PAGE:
“This conference that we are picketing … is an obscene reflection of the reality of this country today, that the most important thing is money and profit and not human needs!” – Carole Seligman, speaking at the demonstration – It was in their fancy tailored suits and with suspicious eyes that big pharma CEOs and investors got interrupted by protestors and speeches such as the above as they came and went from the too-big-to-fail JP Morgan-sponsored conference on “health care” (read: profit care) at the elite Westin St. Francis hotel on Union Square in San Francisco on Monday, the 11th of January, 2016.

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US police are killing people with war-crimes ammunition

January 25, 2016

Virtually every person shot to death by police handguns in the U.S. in the last 20 years has been killed with a bullet that international law has declared to be a war crime. By challenging the police dum-dum, the Black Lives movement could assert, even by implication, that Black people, under assault from racist police and the white supremacist state, should be entitled to at least some of the protections of international law.

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President Gen. Yoweri Museveni, challenger and former Prime Minister Amama Mbabazi, and challenger Dr. Kizza Besigye

Uganda: Upcoming elections and ongoing US influence, an interview with Milton Allimadi

January 24, 2016

Observers have an eye on the U.S. government’s response to Uganda’s presidential election coming up on Feb. 18. President Gen. Yoweri Museveni began his 30th year in power in 2016, and he is running for his fifth term. Uganda’s Parliament abolished presidential term limits in Uganda to enable him to remain in power in 2005. Ann Garrison spoke to Milton Allimadi, Ugandan American Editor of the Black Star News, about what to expect.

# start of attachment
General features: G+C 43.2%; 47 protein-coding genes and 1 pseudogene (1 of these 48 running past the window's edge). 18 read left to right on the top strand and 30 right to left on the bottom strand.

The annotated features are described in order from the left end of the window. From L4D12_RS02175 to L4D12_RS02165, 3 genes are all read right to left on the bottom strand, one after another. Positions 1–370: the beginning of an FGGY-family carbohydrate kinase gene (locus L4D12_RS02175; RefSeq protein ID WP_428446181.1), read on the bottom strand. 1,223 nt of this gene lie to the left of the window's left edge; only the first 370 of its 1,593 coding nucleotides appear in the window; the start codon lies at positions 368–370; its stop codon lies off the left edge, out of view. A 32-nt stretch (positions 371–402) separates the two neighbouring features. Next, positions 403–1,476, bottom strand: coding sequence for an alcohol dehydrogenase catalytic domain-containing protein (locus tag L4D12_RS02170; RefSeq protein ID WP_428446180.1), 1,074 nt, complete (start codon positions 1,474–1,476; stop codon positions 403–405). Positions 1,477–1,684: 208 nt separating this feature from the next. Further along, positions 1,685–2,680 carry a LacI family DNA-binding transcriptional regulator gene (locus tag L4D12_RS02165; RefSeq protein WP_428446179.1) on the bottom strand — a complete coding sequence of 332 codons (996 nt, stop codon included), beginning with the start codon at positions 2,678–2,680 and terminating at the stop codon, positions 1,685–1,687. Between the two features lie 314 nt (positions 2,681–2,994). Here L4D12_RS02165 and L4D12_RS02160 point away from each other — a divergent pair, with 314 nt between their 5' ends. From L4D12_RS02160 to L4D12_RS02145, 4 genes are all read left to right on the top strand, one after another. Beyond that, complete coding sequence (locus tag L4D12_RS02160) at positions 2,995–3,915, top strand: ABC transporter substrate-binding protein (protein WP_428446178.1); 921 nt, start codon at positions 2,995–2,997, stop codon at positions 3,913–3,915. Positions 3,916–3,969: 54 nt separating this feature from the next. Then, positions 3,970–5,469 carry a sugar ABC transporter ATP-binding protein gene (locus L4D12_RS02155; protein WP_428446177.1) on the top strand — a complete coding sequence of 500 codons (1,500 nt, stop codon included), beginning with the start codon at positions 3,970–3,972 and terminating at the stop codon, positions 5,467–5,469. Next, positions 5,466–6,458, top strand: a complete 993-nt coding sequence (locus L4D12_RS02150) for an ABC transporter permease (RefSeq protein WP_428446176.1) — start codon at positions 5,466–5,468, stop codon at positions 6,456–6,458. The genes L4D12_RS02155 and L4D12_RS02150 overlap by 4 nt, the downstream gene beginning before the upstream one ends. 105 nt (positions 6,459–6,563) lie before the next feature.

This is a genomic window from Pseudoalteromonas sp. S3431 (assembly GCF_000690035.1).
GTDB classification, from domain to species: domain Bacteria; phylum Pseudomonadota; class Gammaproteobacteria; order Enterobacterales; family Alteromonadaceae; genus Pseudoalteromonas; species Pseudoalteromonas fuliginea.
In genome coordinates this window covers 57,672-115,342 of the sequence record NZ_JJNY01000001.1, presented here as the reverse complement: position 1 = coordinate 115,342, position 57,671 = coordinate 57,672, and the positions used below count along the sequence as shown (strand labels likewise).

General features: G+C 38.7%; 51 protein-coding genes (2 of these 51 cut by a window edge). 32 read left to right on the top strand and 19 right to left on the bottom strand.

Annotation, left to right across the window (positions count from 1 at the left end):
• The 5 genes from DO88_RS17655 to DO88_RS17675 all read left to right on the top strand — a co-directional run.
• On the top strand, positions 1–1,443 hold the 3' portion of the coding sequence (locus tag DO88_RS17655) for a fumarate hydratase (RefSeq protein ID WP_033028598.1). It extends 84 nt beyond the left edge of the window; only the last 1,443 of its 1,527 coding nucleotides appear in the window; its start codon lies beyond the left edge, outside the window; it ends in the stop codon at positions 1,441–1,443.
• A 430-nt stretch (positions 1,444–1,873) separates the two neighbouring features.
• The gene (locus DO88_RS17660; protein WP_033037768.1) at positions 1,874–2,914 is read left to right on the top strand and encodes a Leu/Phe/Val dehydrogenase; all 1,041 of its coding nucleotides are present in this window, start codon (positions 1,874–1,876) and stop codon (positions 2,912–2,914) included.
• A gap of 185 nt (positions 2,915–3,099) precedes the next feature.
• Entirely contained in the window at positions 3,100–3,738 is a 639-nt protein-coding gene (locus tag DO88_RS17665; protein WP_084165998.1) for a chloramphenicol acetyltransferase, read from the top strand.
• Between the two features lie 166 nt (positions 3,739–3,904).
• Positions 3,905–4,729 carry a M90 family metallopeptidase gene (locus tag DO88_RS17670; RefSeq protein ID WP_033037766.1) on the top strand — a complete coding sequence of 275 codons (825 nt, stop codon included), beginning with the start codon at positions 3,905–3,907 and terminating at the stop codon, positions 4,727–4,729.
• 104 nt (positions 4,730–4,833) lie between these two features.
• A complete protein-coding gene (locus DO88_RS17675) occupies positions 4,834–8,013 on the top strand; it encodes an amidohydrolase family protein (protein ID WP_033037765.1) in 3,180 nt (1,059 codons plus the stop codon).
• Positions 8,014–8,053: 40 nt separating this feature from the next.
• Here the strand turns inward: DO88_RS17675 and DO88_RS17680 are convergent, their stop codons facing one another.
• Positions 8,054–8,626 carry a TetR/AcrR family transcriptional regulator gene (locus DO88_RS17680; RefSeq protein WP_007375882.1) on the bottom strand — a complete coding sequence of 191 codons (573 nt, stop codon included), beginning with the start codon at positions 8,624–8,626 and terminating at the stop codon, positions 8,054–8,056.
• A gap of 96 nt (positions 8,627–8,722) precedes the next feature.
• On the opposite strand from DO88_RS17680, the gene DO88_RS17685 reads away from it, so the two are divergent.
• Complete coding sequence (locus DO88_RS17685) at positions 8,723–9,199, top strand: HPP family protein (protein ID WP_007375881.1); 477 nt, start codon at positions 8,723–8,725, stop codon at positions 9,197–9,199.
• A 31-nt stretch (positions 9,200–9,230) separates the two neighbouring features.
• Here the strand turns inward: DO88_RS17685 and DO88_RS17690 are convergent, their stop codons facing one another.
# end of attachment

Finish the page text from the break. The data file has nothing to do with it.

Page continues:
This billboard in Havana reads, “Men die; the Party is inmortal.”

The longest trade embargo in the history of the world

January 23, 2016

The title of this article is a quote on a large billboard in a municipality of Habana. The citizens of the U.S. must end the embargo against Cuba, the longest trade embargo in the history of the world, in spite of an indifferent and uncaring U.S. Congress. We will also take back our constitutional right to travel to Cuba at prices more reasonable than the prices I paid a charter air line service.

National Police disperse Haitians protesting electoral fraud in Port au Prince, Haiti, on Jan. 22, 2016. – Photo: Andres Martinez Casares, Reuters

Congresswoman Waters urges Secretary Kerry not to support flawed elections in Haiti

January 22, 2016

Congresswoman Maxine Waters sent a letter to Secretary of State John Kerry on Jan. 21 expressing deep concern that the electoral process in Haiti has sharply deteriorated and been rejected by most sectors of Haitian society. Presidential run-off elections in Haiti are currently scheduled for Sunday, Jan. 24. She warns that forcing demonstrably flawed elections on unwilling voters risks disaster for Haiti and discredit for the United States.

Boycott major Michigan corporations

Boycott Michigan! Jail Snyder, cronies for Flint lead poisoning, domestic terrorism, racism

January 22, 2016

The deliberate lead poisoning of the people of Flint, especially its children, babies and those still in their mothers’ wombs, likely ranks among the greatest genocidal crimes in the U.S. in the 21st century, an act of domestic terrorism comparable only to the thousands of murders of unarmed Blacks, Latinos and poor people by law enforcement since 2000. Direct action by the people can be the only appropriate response.

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On Friday night, Jan. 15, during rush hour, “Reclaim MLK” protesters shut down the major intersection of Geary at Webster in the Fillmore, once San Francisco’s Black heartland, called “Harlem of the West” until Blacks were driven out, first by Redevelopment, now by gentrification. – Photo: Joel Angel Juárez

Fighting for justice: It’s a unity thing

January 20, 2016

On Friday night, Jan. 15, many young people gathered outside of the Saint John Coltrane African Orthodox Church for the start of the “Reclaim MLK” weekend, a 96-hour action dedicated to non-violent protest against police terrorism and gentrification. During rush hour, “Reclaim MLK” protesters shut down the major intersection of Geary at Webster in the Fillmore, once San Francisco’s Black heartland.